Cattle producers looking for feed sources this year may have a silver lining in recent trade spats.
They should consider feeding hard-to-market North Dakota soybeans to beef cattle, North Dakota State University Extension livestock experts say.
Soybeans can be used as a protein supplement for beef cattle, as long as the beans are a small part of the cattle’s diet, according to Karl Hoppe, extension livestock systems specialist at NDSU’s Carrington Research Extension Center.
“Whole soybeans typically contain about 40 per cent protein and 20 per cent fat,” he says. “Nutrient analysis is recommended on soybeans prior to feeding to correctly balance rations.”
Researchers have found that when the oil content of the ration exceeds seven per cent, it can be toxic to the microbes in the cattle’s rumen and decrease digestibility. Too much oil in cattle rations will lead to scours (diarrhea), cessation of rumen fermentation and, eventually, death.
“Because of these limitations, the recommended upper limit of feeding would be about 20 per cent of the ration,” Hoppe says. “Practical feeding levels are probably more like two to three pounds per head per day. At this low rate of supplementation, soybeans provide an excellent source of protein and energy.”
For example, he recommends feeding 2.5 pounds of soybeans if the ration requires an extra pound of crude protein to meet protein requirements. For a 1,400-pound cow eating 40 pounds of feed, whole soybeans are about six per cent of the ration.
Cattle are better able to tolerate whole soybeans than swine. Whole beans contain anti-nutrition factors, or substances that reduce the use of nutrients or food intake, which affects livestock’s growth. The beans need to be heat treated, which inactivates these substances.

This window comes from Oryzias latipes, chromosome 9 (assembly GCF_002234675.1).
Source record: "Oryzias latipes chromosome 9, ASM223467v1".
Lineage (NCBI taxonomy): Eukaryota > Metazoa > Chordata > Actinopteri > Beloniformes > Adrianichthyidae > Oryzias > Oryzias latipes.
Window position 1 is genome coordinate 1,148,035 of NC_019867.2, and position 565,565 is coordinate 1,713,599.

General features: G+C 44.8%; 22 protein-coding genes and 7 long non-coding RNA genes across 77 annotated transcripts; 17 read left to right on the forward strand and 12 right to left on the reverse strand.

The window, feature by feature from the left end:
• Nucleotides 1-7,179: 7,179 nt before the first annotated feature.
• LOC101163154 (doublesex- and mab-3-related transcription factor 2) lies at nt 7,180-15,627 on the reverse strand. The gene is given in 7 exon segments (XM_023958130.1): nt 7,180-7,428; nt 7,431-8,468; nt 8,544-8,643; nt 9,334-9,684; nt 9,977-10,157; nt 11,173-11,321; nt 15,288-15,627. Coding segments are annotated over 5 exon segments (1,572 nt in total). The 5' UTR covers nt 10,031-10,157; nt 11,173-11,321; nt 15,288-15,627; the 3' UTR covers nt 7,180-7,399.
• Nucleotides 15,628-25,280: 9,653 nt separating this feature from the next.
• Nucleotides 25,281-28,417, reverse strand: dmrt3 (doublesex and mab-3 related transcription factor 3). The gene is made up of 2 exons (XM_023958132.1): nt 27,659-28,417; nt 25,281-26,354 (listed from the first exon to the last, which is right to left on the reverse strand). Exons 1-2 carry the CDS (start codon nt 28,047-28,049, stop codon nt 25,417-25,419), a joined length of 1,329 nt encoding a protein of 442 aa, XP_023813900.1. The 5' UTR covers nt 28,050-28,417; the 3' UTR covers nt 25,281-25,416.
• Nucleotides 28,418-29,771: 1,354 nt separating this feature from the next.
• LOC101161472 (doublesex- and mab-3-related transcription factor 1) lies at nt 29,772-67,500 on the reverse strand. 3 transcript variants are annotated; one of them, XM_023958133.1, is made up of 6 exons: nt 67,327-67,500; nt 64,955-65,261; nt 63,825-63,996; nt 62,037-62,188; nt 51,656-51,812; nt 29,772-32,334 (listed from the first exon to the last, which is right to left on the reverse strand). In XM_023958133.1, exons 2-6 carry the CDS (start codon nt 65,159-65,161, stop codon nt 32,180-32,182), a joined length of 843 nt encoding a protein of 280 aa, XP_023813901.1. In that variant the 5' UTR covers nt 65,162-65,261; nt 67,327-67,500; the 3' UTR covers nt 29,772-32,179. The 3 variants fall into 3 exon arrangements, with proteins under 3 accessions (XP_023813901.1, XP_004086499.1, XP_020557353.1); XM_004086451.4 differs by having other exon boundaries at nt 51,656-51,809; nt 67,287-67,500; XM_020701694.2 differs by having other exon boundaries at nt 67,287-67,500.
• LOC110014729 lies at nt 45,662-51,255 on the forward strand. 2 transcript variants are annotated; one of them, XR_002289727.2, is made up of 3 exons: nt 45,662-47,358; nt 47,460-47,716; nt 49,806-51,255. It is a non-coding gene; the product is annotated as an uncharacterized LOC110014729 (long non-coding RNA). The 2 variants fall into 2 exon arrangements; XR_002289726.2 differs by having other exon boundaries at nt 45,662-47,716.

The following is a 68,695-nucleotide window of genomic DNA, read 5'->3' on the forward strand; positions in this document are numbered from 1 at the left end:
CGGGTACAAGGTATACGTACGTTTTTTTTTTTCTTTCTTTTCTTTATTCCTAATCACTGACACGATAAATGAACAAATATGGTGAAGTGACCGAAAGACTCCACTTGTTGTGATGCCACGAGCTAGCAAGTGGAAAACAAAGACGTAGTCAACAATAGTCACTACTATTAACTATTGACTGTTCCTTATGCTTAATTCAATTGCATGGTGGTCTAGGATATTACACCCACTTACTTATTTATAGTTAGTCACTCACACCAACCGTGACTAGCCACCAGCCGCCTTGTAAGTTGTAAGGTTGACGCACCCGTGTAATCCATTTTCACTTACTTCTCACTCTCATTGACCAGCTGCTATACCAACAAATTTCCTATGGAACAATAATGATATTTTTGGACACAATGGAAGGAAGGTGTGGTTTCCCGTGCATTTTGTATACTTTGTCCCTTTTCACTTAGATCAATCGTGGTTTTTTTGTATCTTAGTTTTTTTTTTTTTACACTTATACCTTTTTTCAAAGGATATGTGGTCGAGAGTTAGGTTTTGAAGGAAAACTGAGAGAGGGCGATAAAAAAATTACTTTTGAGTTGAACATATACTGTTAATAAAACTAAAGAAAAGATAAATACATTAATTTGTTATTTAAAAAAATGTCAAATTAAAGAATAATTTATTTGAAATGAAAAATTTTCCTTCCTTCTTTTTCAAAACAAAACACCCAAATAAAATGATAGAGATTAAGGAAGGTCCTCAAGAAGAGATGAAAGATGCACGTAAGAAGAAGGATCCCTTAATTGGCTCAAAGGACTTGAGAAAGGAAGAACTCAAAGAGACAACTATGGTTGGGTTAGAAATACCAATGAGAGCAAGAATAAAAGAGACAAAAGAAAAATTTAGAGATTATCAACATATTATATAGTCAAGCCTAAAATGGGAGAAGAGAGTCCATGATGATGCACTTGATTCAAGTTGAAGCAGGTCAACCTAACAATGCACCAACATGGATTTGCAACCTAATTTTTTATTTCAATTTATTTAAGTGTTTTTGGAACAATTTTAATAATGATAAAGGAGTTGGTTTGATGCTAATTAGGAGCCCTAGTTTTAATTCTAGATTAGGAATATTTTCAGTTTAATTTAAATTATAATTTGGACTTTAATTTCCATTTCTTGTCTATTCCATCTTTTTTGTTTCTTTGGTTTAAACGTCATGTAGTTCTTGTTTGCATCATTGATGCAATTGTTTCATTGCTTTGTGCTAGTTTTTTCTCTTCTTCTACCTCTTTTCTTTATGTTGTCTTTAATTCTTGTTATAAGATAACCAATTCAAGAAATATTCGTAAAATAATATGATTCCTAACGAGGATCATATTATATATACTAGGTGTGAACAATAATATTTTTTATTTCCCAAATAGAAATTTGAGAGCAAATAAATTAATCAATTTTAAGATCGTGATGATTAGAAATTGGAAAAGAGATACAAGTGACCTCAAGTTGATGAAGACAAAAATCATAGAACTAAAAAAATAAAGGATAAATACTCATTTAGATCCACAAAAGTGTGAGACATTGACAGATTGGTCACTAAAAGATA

Heat treatment can be done by extruding (processing) or roasting. Soybean meal is heat treated during the oil extraction process.
“Mature cattle appear to not be affected by the same anti-nutrition factors as swine,” says John Dhuyvetter, Extension livestock systems specialist at NDSU’s North Central Research Extension Center. “However, unprocessed soybeans should not be fed to young calves under 300 pounds.”
Also, producers should not use raw soybeans in conjunction with protein tubs, blocks or other supplements containing urea. Soybeans contain urease, which breaks down rapidly into ammonia. The combination of urea-containing products and soybeans can lead to ammonia toxicity and death.
Green soybeans, which are beans that are harvested early or frost damaged before they can become mature, also can be fed to cattle at low rates in the ration, says Janna Kincheloe, Extension livestock systems specialist at NDSU’s Hettinger Research Extension Center. However, mycotoxins can be a problem in damaged soybeans.